The submitted documents did not include the required image of the write protect switch; the proposal reiterates our specs but does not address them. The image provided does not show a write-protect switch. The proposed drive does not meet the specs and is not acceptable.

Global Channel Solution's quotation was the lowest-priced of the technically acceptable quotations and was selected to receive the order on that basis. On July 21, the contracting officer issued a purchase order to Global Channel Solutions for a total of 2,550 thumbdrives at a unit price of $29 per thumbdrive. The protester was notified of the order on July 22 and protested to our Office on August 1.

The protester takes issue with the evaluators' findings with regard to its quotation, arguing that by offering a price and taking no exception to the specifications, it should have been assumed to be quoting on the exact item requested by the agency. The protester further argues that it did furnish an image of a thumbdrive with an external, finger-operated write-protect switch, as required by the RFQ.

In reviewing a protest against an agency's evaluation of quotations, we examine the record to determine whether the agency's judgment was reasonable and consistent with the stated evaluation criteria and applicable statutes and regulations. American Artisan Prods., Inc., B-286239, Nov. 29, 2000, 2000 CPD para. 198 at 2. Here, we think that the agency reasonably rejected the quotation as unacceptable based on the protester's failure to furnish an image demonstrating that the thumbdrive that it was offering contained an external write-protect switch.

The RFQ required vendors to submit an image of the write-protect switch, presumably, as noted, to demonstrate the switch's compliance with the requirement that it extend above the body of the drive so as to be operable by finger (i.e., without the use of a tool). It is the vendor's responsibility to submit the information requested by the agency for evaluation purposes, and a vendor that does not do so runs the risk that its quotation will be rejected as unacceptable. 3K Office Furniture Distribution GmbH, B-292911, Dec. 18, 2003, 2003 CPD para. 231 at 4. Here, the only image that the protester furnished to the contracting officer prior to the technical evaluation on July 13 was the image of the drive incorporating a biometric switch that it proposed for the top secret drives.[2] Even assuming that this image satisfied the RFQ requirement for an image of a finger-operated write-protect switch with regard to the top secret drives, the fact remains that the protester furnished no image of the switch that it was proposing for the unclassified and secret drives. While the protester maintains that it had previously furnished a color picture of a thumbdrive with an appropriate switch in response to an earlier RFQ that was cancelled, the protester made no reference to the previously submitted image in the quotation that it submitted in response to the RFQ here; given the lack of any reference to the previous submission, we do not see how the evaluators should have been expected to know of its existence and/or the fact that it was an image of the product that Joint Systems intended to furnish here. Accordingly, we think that the evaluators reasonably rejected the protester's quotation as technically unacceptable for failing to furnish a picture of a write-protect switch conforming to the solicitation requirements for the secret and unclassified drives.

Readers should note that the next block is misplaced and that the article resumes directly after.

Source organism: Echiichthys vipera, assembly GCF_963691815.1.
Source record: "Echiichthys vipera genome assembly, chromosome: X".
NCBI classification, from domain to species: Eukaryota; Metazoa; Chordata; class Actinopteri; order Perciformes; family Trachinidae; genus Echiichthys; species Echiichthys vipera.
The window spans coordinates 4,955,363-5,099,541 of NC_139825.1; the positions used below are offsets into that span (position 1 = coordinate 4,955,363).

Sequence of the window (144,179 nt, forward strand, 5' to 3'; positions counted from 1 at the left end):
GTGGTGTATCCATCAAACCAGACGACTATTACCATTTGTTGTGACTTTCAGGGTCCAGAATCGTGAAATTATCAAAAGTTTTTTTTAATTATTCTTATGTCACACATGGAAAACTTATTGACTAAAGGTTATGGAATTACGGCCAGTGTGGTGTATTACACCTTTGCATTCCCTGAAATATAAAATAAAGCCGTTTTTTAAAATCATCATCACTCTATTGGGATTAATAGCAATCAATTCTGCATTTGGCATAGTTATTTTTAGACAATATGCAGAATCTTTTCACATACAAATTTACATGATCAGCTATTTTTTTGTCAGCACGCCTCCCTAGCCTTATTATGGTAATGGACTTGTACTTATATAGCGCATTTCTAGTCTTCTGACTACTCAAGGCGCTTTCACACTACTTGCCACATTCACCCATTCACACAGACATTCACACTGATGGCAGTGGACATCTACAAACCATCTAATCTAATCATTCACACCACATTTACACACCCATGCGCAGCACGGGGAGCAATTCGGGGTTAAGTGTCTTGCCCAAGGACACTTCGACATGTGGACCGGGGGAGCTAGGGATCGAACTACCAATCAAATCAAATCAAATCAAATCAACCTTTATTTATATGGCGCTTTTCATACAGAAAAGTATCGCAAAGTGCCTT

The protest is denied.

Gary L. Kepplinger

General Counsel



[1] One third of the drives solicited were to be marked unclassified; one third were to be marked secret; and one third were to be marked top secret.

[2] While it was appropriate for the agency to consider information received prior to July 13 (such as the image of the thumbdrive with the biometric switch) in its technical evaluation given that the RFQ did not contain a provision barring consideration of late quotations, the agency properly did not consider information received after the evaluation had been performed (such as the image of the thumbdrive with folding metal cover). See Payne Constr., B-291629, Feb. 4, 2003, 2003 CPD para. 46 at 5. It is also not clear that, in any event, the thumbdrive with the folding metal cover was the thumbdrive originally quoted or that it was being quoted at the same price.